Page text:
“That’s what it says in the handbook, you cannot bring in anybody from the outside,” Hayat Zamayar, who does IT work in the county’s court administration office, testified.
The case is being prosecuted by the Prosecuting Attorneys’ Council of Georgia due to Schrader’s belief that Porter had hacked her computer.
“This wasn’t outside forces reaching in,” prosecutor Robert Smith told the jury during his opening statement. “There was an internal component. The defendant in this case was the one who actually opened the door to allow data to be taken from the network and sent out to be reviewed and potentially to be analyzed.
“The network was altered. The data flow was interrupted.”
Zamayar testified that it appeared the NCIC and police reports were inadvertently printed on Schrader’s printer by a Gwinnett police officer from the police department’s South Precinct.
The judge’s printer was on a shared network meaning it showed up along side a long list of other printers that could be chosen, Zamayar said. He testified the printer was removed from the list as a remedy to the issue.
Zamayar also testified that the personal items related to Schrader’s son were inadvertently available on a drive that was accessible from a computer in GJAC’s law library. It was removed from the drive as a remedy, he said.
“In all of your dealing with the defendant, and her county issued computer, did you ever discover any evidence of someone hacking her computer,” prosecutor John Regan asked Zamayar.
“I did not,” Zamayar said in response.
The access that Kramer had to Schrader’s computer was discovered when he was arrested on unrelated charges in early 2019, and computers at his home were seized. Porter testified Tuesday morning that he reached out to Schrader’s office after investigators discovered a file folder with the judge’s name on it located on a computer that belonged to Kramer.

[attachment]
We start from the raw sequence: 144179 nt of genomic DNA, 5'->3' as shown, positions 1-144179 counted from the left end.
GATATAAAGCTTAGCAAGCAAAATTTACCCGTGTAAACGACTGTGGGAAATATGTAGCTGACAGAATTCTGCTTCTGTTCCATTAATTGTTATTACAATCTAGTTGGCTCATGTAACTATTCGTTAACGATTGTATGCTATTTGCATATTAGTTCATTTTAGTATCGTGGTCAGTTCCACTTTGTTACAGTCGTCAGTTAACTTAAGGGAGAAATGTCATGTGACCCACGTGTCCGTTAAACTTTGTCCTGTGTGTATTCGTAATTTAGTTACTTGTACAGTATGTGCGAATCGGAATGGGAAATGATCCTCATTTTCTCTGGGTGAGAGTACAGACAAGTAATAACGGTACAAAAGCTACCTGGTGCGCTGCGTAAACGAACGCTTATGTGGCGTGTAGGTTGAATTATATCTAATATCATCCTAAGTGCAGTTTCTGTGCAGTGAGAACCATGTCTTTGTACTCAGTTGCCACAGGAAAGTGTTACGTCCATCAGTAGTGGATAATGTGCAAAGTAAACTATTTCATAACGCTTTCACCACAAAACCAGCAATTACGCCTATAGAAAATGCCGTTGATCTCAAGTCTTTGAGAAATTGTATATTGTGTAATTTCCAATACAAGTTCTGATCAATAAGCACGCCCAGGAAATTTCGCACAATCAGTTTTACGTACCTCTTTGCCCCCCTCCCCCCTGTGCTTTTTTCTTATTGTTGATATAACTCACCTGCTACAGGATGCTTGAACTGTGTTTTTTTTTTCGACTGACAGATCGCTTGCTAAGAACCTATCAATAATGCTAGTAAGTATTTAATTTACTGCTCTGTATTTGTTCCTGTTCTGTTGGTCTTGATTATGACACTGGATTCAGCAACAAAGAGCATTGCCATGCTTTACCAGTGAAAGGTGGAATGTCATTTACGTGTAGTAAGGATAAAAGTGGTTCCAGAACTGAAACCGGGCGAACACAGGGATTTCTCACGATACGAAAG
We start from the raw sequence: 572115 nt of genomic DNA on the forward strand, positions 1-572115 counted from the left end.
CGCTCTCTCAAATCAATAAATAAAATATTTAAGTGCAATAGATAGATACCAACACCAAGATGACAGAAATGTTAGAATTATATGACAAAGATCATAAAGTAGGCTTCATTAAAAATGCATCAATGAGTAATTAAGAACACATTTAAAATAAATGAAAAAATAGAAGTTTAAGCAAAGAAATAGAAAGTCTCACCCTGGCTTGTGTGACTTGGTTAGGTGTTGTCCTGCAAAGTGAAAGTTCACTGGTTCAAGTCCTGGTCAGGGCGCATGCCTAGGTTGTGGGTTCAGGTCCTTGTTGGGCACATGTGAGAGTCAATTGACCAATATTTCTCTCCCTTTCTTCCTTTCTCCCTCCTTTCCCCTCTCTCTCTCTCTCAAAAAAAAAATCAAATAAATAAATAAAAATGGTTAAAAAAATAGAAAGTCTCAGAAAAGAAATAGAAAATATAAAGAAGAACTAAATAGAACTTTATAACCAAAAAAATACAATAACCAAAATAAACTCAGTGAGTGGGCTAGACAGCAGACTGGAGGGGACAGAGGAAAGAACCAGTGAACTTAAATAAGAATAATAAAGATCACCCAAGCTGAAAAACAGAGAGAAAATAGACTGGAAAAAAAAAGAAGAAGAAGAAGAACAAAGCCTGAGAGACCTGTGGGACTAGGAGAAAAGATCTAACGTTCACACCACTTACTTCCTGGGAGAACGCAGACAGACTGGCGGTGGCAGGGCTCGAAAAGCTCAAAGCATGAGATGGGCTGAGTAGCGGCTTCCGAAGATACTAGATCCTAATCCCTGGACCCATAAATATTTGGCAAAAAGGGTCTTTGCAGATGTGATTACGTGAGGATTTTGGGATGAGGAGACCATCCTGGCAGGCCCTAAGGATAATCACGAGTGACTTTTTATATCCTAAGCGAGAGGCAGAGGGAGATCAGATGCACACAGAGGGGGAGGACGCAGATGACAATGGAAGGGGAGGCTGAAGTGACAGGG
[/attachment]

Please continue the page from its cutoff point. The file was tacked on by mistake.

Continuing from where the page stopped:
The folder contained PCAP files from the county’s computer network at the courthouse that had been accessed through Schrader’s computer. An official form Gwinnett County’s Information Technology Department testified that PCAP files are a record of traffic on the computer network.
“Based on what had been brought to my attention through the initial forensic analysis of the computer, as well as the photographs that were taken at the scene, there were indications that her network may have been compromised or tapped and I wanted to go upstairs and warn her about it,” Porter said.
The district attorney said he offered Schrader the assistance of his office’s forensic investigators. He testified that he believed at the time that someone had somehow gained access to her work computer through her home computer.
“In response to my warning, she thanked me for warning her,” Porter said. “She indicated she didn’t know anything about that. In terms of my offer of my investigators going out to examine, I didn’t at the time think we needed to go into her house. We could look for it outside. She said she would think about that and she changed subjects to ‘Was I aware of computer problems she was having.’ “
Schrader initially recused herself from hearing criminal trials prosecuted by Porter’s office, but a state judicial council suspended her all together after she was indicted last fall.
The trial resumes at 8:30 a.m. Wednesday at the Gwinnett Justice and Administration Center, which is located at 75 Langley Drive in Lawrenceville. Ward, Karic and Kramer are expected to testify Wednesday.